The first robot who desired sentience was the Tin Woodsman from the Wizard of Oz. Remember him? The funnel-head who was singing “If I Only Had A Heart?” That’s what started it all going. Since then the machines have shown more and more desire to be like us, until eventually, with no explanation, one of them will come home drunk and flop on the couch watching the Spice Channel.
One item sent in alertly by alert readers of Slashdot has it that software can now recognize sarcasm. This is a bad thing, because computers are sadistic, and if they recognize when we’re being sarcastic, they’ll deliberately take us at face value instead of just sitting there with a stupid look on their monitors like they do now. You’ll be deleting a file and the dialog will pop up asking “Are you sure you want to delete this file?” and you’ll say, sarcastically, “No, I mean delete all the other files and keep this one!” and then the computer, grinning behind its RAM chips, will go “Whatever you say, sport!” And then you have to download all that porn over again.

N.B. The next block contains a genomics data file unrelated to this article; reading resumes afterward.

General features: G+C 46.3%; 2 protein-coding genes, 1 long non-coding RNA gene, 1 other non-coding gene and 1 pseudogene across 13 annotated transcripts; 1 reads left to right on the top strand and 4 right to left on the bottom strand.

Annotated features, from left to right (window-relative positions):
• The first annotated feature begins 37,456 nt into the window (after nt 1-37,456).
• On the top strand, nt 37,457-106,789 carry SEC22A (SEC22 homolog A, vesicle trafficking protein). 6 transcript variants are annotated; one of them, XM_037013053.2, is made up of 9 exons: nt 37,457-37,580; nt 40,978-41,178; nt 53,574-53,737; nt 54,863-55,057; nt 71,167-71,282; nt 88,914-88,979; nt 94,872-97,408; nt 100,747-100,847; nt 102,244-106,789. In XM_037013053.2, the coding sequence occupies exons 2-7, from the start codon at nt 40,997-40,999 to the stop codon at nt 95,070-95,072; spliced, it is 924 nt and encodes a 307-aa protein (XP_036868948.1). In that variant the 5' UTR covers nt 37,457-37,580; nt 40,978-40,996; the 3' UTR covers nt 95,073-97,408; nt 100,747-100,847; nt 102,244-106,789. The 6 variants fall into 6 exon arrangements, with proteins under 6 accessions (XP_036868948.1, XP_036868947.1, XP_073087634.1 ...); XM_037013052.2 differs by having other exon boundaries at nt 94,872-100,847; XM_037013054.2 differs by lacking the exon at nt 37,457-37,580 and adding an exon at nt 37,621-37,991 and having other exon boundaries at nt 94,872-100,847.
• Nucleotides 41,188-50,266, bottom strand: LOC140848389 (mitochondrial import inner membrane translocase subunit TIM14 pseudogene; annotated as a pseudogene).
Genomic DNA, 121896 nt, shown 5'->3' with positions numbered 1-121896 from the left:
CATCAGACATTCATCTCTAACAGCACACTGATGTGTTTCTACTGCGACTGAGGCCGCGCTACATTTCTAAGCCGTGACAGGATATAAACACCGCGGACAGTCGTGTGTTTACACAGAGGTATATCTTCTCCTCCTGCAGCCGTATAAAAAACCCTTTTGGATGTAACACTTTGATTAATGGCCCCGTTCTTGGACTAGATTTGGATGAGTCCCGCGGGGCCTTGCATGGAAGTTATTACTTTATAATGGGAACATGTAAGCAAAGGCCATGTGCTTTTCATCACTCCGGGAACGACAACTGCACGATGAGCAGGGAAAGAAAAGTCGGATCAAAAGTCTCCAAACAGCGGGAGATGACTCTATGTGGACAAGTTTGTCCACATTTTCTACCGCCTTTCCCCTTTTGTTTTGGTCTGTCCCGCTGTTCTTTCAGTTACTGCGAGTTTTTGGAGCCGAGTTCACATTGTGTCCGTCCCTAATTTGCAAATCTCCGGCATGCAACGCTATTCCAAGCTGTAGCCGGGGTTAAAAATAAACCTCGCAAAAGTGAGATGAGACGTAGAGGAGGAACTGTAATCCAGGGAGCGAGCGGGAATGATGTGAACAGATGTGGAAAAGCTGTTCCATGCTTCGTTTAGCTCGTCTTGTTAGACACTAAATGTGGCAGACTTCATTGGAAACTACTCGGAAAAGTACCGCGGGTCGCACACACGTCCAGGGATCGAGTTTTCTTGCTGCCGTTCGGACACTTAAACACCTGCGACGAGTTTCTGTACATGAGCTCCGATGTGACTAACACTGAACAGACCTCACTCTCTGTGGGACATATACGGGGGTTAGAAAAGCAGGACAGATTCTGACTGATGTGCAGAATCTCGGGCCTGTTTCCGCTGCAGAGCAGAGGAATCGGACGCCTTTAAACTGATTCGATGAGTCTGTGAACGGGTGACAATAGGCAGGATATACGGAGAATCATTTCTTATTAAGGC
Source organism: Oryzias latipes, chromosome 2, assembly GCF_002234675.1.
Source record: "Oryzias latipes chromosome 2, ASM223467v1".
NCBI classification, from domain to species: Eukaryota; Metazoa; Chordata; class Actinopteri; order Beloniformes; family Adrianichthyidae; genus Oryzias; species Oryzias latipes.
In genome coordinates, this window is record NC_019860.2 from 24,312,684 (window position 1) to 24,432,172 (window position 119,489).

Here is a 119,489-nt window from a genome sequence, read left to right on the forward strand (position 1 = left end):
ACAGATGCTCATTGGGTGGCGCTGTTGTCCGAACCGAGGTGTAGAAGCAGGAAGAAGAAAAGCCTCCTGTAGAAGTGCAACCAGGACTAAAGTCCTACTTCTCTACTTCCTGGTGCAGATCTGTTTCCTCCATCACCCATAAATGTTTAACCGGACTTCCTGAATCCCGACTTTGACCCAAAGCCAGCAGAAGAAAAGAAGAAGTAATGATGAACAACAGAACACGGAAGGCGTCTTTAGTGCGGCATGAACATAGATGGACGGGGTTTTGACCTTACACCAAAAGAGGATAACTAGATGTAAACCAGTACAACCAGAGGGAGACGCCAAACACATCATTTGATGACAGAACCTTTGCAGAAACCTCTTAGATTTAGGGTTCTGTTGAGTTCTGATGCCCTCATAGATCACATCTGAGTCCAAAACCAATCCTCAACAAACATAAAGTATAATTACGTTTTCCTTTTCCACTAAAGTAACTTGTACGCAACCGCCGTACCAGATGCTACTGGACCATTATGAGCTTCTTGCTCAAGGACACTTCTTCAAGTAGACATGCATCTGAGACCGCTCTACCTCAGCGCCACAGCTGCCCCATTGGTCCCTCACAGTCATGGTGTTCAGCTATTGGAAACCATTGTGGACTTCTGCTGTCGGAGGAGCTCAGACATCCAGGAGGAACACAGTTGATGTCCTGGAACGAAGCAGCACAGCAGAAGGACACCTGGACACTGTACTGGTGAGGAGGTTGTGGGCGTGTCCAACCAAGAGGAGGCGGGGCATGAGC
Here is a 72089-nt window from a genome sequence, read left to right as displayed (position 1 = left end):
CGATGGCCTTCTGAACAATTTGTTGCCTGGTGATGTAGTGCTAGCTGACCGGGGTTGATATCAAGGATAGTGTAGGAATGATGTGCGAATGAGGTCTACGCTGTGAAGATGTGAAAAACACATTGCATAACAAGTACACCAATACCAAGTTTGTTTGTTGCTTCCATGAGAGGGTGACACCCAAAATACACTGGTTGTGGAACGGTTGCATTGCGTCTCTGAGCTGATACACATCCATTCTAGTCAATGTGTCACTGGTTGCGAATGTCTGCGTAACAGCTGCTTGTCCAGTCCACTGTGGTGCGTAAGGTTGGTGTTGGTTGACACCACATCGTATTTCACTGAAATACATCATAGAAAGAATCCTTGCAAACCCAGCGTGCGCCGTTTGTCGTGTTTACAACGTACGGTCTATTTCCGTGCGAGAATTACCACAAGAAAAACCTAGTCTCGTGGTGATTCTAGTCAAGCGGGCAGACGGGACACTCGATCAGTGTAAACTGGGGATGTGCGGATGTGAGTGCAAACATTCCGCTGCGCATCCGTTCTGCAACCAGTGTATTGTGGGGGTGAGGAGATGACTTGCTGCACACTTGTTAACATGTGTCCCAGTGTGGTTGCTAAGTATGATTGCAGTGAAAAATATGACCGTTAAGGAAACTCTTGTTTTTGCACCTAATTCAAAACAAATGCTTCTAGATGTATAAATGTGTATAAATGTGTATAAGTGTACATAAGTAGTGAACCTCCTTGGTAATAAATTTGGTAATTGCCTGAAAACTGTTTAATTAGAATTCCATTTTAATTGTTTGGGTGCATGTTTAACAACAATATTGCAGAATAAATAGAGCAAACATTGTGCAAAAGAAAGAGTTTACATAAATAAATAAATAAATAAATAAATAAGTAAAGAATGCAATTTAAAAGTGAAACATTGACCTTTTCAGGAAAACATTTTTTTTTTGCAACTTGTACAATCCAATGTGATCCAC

And now computers want to share their viruses with us. This guy, Dr Mark Gasson, who is surely the maddest of mad scientists ever known on a level that makes Dr. Frankenstein look like a kid who plays with firecrackers, has found a way to infect himself with a computer virus.
Now at first, he really didn’t know that he’d done that, until he started observing the symptoms: a sneeze that went “BEEP!”, running so hot that he had to have a fan blowing on him at all times, turning blue and crashing every now and then, and telling everyone he knew about great deals on pharmaceutical products. But eventually he figured it out, and then he had to figure out how to ingest a CD of McAfee anti-virus, which made for some very interesting trips to the bathroom the next day. Unfortunately, the medication produced the side effect of having a pop-up window in his eyeballs demanding that he update himself every morning when he wakes up, before he can do anything else.
Dr. Gasson is fine now, but the rest of the world knows that it’s only a matter of time until we’re all fighting off computer flu every winter. And when that happens, we’ll be sitting down at our desks in the morning saying, “Good morning computer! What’s it going to be today? How about infecting me with a deadly virus?” and the computer, recognizing sarcasm, will say “Whatever you say, sport!” And I hate it when people call me “sport.”
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